Thanks for the input and advice. I'm definitely thinking it through and appreciate your help! I know this is mostly a mostly "all roads lead to Rome" type situation. I'm trying to weigh pros and cons. I've done a ton of home remodeling and maintenance and my experience and common sense is making me think my plan isn't a horrible one.... I've never done a van floor before though, so most of you have real life experience backing up your opinions that I don't.

The 3/4" bolted through the floor with the XPS provides a thermal break and the thick wood provides rigidity. I don't think I'm WAY off the rails here, but I have no problem reworking my plan if I'm not designing a good one. As I mentioned, I will have furring strips along the edges. Just not in a grid pattern in the middle.

As for the hardwood ply, I hear ya. It was just the best wood they had. Everything else was crap. There was a $20 per sheet difference between this product and wet, warped ply. Seemed like a no brainer.

I'll load it all back up in the van and send it back to Lowes if my plan sucks. Plan A was my first choice right up until it wasn't. So I'm still very open to all viewpoints. I'm not convinced of that yet, but I'm all ears.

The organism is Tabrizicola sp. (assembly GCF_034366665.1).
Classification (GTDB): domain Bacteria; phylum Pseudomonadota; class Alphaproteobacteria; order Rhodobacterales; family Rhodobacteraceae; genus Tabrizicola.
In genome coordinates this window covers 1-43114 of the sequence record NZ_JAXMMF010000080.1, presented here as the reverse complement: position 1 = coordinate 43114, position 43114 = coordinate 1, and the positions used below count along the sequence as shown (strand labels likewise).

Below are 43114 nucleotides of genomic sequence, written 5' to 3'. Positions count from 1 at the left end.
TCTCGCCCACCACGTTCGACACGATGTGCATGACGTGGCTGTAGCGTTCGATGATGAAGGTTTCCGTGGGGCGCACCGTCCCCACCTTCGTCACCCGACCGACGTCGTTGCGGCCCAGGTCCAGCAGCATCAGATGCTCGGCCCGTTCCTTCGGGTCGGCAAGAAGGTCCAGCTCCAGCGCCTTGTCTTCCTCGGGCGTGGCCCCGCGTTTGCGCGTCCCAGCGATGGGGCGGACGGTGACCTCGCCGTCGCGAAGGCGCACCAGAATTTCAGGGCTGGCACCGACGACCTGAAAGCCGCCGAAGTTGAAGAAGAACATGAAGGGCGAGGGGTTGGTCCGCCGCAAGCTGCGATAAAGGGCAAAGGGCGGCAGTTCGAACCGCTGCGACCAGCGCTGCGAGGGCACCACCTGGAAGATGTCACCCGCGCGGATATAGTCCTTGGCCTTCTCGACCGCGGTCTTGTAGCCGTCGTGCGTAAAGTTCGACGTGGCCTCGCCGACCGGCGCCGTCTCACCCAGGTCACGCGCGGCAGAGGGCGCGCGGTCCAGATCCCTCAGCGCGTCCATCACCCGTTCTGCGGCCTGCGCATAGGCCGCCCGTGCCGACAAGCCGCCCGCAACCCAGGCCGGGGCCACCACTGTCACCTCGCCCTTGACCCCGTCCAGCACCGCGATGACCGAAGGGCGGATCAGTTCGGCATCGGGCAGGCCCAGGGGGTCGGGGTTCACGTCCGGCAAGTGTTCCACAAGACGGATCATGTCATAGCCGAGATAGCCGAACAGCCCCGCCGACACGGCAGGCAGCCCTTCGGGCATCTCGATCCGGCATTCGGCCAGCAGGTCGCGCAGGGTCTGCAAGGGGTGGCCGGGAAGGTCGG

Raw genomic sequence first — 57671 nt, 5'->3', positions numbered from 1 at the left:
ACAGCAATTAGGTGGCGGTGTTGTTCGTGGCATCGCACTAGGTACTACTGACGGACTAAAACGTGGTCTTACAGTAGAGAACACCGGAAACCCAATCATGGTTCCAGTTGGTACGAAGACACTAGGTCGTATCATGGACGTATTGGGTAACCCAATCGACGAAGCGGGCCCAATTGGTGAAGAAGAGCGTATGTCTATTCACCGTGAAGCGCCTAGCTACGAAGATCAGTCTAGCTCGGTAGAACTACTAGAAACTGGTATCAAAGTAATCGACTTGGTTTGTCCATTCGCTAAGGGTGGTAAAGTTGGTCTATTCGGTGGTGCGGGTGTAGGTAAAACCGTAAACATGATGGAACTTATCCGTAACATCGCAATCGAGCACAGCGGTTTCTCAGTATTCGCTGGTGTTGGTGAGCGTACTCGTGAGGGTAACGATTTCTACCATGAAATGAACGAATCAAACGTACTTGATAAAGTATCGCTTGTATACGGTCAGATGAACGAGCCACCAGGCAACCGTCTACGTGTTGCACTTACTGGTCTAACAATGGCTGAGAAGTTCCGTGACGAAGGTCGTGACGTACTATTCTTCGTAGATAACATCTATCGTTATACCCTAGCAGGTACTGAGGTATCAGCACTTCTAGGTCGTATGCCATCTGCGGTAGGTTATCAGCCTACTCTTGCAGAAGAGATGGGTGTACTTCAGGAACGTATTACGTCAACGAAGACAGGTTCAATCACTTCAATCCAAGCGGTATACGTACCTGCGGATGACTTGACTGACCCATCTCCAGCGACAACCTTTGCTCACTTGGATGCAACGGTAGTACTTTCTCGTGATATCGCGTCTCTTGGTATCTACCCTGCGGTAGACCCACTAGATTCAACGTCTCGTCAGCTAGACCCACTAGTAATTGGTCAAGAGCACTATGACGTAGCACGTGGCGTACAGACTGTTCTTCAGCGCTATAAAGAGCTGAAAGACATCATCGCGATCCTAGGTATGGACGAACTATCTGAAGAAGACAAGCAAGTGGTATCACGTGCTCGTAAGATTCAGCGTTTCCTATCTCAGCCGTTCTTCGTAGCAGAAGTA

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Discussion Starter #5
If I ever get around to building out a van this is how I'm going to do it. I am a retired carpenter. Whatever insulation you use under the plywood make sure it is water resistant. Dow Blue Board is used on exterior foundation walls regularly and is very dense. Use low expansion foam glue to put the strips down between the ribs and the next full layer of Styrofoam and the plywood. After this foam glue sets up it is permanent.

Wood furring strips are unnecessary and lower the R value. Yes, 3/4 ply is overkill.

The Blue Board and the pink stuff is very dense and will not compress. I haven't had much experience with the XPS but with a quick search I found that it is mainly used on roofs and walls. I would stay away from that.